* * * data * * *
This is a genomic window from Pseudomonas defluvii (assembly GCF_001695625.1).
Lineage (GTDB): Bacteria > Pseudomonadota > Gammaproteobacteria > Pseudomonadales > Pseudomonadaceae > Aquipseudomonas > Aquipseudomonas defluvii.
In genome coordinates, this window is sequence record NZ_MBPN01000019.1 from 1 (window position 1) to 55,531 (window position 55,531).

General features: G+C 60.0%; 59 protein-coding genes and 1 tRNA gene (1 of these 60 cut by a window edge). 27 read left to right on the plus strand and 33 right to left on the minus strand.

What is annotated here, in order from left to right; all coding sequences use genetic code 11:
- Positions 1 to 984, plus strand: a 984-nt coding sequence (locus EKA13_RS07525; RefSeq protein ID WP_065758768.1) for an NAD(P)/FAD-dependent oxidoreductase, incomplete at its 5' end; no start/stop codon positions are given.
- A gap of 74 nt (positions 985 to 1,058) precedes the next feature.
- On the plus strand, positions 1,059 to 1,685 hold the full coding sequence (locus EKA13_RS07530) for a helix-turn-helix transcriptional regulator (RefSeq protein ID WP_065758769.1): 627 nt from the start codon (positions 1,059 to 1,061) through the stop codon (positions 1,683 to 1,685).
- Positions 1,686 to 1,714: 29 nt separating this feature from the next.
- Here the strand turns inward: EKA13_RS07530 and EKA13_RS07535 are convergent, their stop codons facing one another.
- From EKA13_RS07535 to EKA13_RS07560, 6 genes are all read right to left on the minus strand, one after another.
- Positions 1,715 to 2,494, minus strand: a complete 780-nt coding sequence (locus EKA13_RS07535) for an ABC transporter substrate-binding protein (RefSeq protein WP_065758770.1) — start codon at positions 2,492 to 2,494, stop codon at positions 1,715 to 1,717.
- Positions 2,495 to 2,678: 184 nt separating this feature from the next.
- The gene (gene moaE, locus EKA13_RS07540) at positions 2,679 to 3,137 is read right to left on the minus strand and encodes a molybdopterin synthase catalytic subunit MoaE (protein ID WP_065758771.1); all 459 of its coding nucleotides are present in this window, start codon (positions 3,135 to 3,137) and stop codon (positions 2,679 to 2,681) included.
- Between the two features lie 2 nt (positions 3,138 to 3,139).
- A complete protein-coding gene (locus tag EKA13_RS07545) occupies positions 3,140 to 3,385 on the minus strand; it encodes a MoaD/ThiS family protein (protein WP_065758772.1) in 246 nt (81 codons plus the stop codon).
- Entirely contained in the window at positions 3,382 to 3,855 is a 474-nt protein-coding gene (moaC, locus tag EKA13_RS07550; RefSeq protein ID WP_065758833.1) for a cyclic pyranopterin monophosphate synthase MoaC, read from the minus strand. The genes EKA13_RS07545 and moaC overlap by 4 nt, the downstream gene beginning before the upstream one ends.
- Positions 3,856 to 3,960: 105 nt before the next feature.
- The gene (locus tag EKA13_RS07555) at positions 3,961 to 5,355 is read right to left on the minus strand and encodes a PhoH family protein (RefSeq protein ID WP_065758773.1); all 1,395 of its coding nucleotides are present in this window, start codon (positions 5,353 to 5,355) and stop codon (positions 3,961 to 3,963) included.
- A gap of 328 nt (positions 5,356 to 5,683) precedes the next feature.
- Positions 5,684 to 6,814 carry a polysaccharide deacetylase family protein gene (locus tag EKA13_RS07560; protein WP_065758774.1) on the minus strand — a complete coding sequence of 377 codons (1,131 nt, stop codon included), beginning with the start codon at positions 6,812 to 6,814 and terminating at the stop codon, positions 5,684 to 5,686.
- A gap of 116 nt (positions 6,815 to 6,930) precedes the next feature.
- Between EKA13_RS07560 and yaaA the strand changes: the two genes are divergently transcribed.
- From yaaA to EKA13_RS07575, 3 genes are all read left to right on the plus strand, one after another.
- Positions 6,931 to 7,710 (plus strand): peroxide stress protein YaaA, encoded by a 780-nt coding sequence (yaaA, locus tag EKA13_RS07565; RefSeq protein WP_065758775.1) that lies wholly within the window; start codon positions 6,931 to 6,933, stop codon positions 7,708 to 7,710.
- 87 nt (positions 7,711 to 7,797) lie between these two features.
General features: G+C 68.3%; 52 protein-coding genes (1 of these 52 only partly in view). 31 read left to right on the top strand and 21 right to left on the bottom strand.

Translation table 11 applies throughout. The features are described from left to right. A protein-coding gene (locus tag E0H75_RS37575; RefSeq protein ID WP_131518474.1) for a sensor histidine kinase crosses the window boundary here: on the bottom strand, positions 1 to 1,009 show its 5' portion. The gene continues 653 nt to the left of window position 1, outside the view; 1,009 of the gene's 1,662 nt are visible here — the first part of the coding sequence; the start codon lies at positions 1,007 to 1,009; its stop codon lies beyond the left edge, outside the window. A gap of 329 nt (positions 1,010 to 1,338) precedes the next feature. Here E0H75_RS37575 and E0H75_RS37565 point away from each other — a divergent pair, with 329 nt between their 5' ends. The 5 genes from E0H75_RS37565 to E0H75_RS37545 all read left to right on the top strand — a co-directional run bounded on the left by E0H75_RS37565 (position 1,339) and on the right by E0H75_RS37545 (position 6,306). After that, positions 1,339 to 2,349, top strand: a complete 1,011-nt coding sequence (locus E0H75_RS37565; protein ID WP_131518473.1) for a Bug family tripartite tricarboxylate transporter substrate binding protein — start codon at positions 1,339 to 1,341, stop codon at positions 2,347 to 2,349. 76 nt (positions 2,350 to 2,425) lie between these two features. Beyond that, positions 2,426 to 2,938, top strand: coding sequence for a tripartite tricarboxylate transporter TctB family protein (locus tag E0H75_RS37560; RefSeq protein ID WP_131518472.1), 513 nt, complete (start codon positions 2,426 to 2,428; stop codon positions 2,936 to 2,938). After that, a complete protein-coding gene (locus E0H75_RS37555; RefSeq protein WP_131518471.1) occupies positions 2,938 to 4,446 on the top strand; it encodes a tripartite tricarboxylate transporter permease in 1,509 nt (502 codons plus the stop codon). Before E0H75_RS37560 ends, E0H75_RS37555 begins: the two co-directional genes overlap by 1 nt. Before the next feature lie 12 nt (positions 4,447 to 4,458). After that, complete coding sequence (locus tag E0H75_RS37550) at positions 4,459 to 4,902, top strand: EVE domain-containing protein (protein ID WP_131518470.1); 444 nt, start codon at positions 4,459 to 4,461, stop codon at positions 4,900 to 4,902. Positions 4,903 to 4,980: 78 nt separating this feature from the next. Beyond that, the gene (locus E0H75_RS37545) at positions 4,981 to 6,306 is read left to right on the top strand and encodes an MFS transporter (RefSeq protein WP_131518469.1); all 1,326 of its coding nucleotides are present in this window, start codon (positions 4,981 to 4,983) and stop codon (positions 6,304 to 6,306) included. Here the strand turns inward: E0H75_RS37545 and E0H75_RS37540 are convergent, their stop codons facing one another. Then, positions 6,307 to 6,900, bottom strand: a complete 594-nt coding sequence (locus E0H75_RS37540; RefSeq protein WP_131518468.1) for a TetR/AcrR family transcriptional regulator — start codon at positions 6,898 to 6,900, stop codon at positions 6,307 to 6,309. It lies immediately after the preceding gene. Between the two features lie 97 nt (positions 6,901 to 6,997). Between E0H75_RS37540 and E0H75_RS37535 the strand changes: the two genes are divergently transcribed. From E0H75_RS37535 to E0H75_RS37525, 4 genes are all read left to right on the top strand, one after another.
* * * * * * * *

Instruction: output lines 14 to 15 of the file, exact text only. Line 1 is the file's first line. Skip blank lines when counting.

- The gene (gene moaE, locus EKA13_RS07540) at positions 2,679 to 3,137 is read right to left on the minus strand and encodes a molybdopterin synthase catalytic subunit MoaE (protein ID WP_065758771.1); all 459 of its coding nucleotides are present in this window, start codon (positions 3,135 to 3,137) and stop codon (positions 2,679 to 2,681) included.
- Between the two features lie 2 nt (positions 3,138 to 3,139).